Tuesday, 7 July 2020

Ambling Through the Week


This last week I've taken a far more relaxed approach to my days. Circumstances are such that now more than ever before, my days are blurring into one another and once again I find myself having to take a step back from a regular routine. I definitely won't be returning to work until September at the earliest, and at the moment I don't yet know in what capacity. I should hopefully find out more later in the week but, as with anything at the moment, any plans will be subject to change.

Time spent in the garden has been sporadic and only when weather permitting. All but one of the sunflowers have survived the winds so far and I don't think it will be long until they begin to flower. The carrots are still a while off being harvested and the strawberries are all finished for the season but I'm happy to see that some of the beetroot will be ready within the next couple of weeks.
I've re-potted the apple trees and coriander, but they are growing so fast I will need to put them in even bigger pots before long. With the weather having been so changeable lately, I've been keeping the pots indoors. We even had some heavy hail just the other day, it's not what we usually experience at this time of year.



Spending more time at home it is very easy for me to become inactive, so in an attempt to incorporate some form of exercise into my day, I tried going out for a run with Lily riding her bike alongside me. I was pleasantly surprised to find it actually worked quite well. We didn't go very far, just along the lanes to the village, but I now know it's an option at least - no more excuses!
On our way home we passed a chicken by the roadside. At this point we were quite a way from any farm it could have wandered from, so we stopped and I picked it up to put it safely into the field. Unfortunately, it didn't make a difference as it kept trying to escape back through the gate. Fortunately for me (and the chicken) a farmer friend was passing by in his pickup and he offered to drive it back to the farm further along the road if I put it in the back. It was such a relief. I didn't like the thought of it being hit by a car, nor did I relish the idea of running the rest of the way home with it tucked under my arm.

At the weekend we went for a wander in the woods. Slightly further afield this time and it felt felt good to be gradually navigating our way into the wider world once more. It would have felt even better had I been able to enjoy a proper coffee at the end of our walk, but a certain someone was keen to return home and with it looking like it could rain at any moment, I reluctantly agreed. Coffee can wait.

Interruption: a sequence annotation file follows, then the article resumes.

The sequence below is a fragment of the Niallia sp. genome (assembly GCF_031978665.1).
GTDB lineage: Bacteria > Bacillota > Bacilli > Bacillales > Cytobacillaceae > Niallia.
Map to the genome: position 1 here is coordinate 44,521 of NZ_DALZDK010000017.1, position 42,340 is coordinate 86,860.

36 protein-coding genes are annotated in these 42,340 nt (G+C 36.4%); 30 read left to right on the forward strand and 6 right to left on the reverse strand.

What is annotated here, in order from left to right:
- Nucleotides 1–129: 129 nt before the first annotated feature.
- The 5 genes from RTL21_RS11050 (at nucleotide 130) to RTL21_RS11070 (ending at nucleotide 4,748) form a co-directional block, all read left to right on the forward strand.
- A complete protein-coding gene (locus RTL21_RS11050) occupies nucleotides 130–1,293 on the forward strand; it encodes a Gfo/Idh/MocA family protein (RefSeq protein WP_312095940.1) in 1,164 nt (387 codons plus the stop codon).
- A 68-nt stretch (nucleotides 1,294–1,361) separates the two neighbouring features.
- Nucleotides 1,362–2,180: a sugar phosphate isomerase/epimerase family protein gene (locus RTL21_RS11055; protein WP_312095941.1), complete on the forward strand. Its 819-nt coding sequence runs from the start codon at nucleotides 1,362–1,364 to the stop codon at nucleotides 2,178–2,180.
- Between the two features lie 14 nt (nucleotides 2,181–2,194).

In the kitchen I've been successfully sticking to my menu plans and we've been enjoying some old favourites I hadn't made for a while. Chow mein, risotto and quiche have all made a welcome return to the dinner menu, and it's even better when I make enough to last for two mealtimes. A few days ago I set about creating a sourdough starter. I've never made sourdough bread before, so I'm taking it as a challenge. Watch this space.

J. X

Tuesday, 30 June 2020

Midsummer


Better late than never, isn't that what they say. Its been a week of ups and downs again here, yet in the current climate that shouldn't really surprise me. The important thing is that there have definitely been more ups - warm sunny days, walks by the river, fields of wildflowers, and best of all....sea air.


Most days I've been gathering strawberries fresh from the garden and just like last year I have enjoyed a plentiful supply. Not bad for what began as two small plants which I almost threw away. They are very nearly all gone now but they have been delicious while they lasted.





For Lily's birthday she received a butterfly kit, so for the last few weeks we have watched while the tiny caterpillars grew and grew, formed chrysalides and eventually emerged as beautiful butterflies, which we then released into the garden a few days later. It was a great little project and something she would have ordinarily been enjoying at school this term.

Midweek we had initially planned to go to the beach but, unfortunately, fate had other ideas. It was a huge disappointment, as I had been so looking forward to breathing in some fresh sea air and feeling the soft sand beneath my feet. Instead, we settled for spending what turned out to be a rather pleasant afternoon in the garden, cooling off in the paddling pool, our earlier misfortune quickly put behind us.